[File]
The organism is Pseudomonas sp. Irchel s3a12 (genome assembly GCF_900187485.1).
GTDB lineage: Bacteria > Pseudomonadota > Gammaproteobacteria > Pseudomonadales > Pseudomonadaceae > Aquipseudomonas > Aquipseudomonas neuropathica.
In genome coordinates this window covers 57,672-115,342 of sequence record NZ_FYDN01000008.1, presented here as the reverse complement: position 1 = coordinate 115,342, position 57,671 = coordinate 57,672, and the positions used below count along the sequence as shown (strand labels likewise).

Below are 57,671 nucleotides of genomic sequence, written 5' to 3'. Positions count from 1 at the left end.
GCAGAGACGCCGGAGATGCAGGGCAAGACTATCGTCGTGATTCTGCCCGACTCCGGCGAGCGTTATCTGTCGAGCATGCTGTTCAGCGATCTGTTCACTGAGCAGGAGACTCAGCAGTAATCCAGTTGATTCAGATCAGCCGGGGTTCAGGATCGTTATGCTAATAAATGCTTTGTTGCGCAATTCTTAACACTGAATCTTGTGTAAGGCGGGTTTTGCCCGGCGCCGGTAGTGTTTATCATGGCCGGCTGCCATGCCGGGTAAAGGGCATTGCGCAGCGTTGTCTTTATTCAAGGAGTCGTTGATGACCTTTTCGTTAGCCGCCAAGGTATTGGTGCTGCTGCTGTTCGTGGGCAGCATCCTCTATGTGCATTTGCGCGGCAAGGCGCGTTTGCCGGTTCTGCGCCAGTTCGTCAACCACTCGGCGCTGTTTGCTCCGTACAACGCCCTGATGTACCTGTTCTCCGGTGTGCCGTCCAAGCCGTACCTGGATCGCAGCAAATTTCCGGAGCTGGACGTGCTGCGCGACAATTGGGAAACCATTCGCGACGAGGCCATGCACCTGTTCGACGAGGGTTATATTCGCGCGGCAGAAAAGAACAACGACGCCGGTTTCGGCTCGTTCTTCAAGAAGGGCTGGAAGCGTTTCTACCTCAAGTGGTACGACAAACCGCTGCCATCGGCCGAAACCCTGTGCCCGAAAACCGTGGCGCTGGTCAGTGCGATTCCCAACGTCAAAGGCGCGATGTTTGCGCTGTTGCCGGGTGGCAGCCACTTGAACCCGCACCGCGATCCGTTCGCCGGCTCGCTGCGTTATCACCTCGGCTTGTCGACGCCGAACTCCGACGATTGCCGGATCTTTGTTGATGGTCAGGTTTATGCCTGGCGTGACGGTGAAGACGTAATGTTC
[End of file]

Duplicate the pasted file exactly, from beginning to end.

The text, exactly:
The organism is Pseudomonas sp. Irchel s3a12 (genome assembly GCF_900187485.1).
GTDB lineage: Bacteria > Pseudomonadota > Gammaproteobacteria > Pseudomonadales > Pseudomonadaceae > Aquipseudomonas > Aquipseudomonas neuropathica.
In genome coordinates this window covers 57,672-115,342 of sequence record NZ_FYDN01000008.1, presented here as the reverse complement: position 1 = coordinate 115,342, position 57,671 = coordinate 57,672, and the positions used below count along the sequence as shown (strand labels likewise).

Below are 57,671 nucleotides of genomic sequence, written 5' to 3'. Positions count from 1 at the left end.
GCAGAGACGCCGGAGATGCAGGGCAAGACTATCGTCGTGATTCTGCCCGACTCCGGCGAGCGTTATCTGTCGAGCATGCTGTTCAGCGATCTGTTCACTGAGCAGGAGACTCAGCAGTAATCCAGTTGATTCAGATCAGCCGGGGTTCAGGATCGTTATGCTAATAAATGCTTTGTTGCGCAATTCTTAACACTGAATCTTGTGTAAGGCGGGTTTTGCCCGGCGCCGGTAGTGTTTATCATGGCCGGCTGCCATGCCGGGTAAAGGGCATTGCGCAGCGTTGTCTTTATTCAAGGAGTCGTTGATGACCTTTTCGTTAGCCGCCAAGGTATTGGTGCTGCTGCTGTTCGTGGGCAGCATCCTCTATGTGCATTTGCGCGGCAAGGCGCGTTTGCCGGTTCTGCGCCAGTTCGTCAACCACTCGGCGCTGTTTGCTCCGTACAACGCCCTGATGTACCTGTTCTCCGGTGTGCCGTCCAAGCCGTACCTGGATCGCAGCAAATTTCCGGAGCTGGACGTGCTGCGCGACAATTGGGAAACCATTCGCGACGAGGCCATGCACCTGTTCGACGAGGGTTATATTCGCGCGGCAGAAAAGAACAACGACGCCGGTTTCGGCTCGTTCTTCAAGAAGGGCTGGAAGCGTTTCTACCTCAAGTGGTACGACAAACCGCTGCCATCGGCCGAAACCCTGTGCCCGAAAACCGTGGCGCTGGTCAGTGCGATTCCCAACGTCAAAGGCGCGATGTTTGCGCTGTTGCCGGGTGGCAGCCACTTGAACCCGCACCGCGATCCGTTCGCCGGCTCGCTGCGTTATCACCTCGGCTTGTCGACGCCGAACTCCGACGATTGCCGGATCTTTGTTGATGGTCAGGTTTATGCCTGGCGTGACGGTGAAGACGTAATGTTC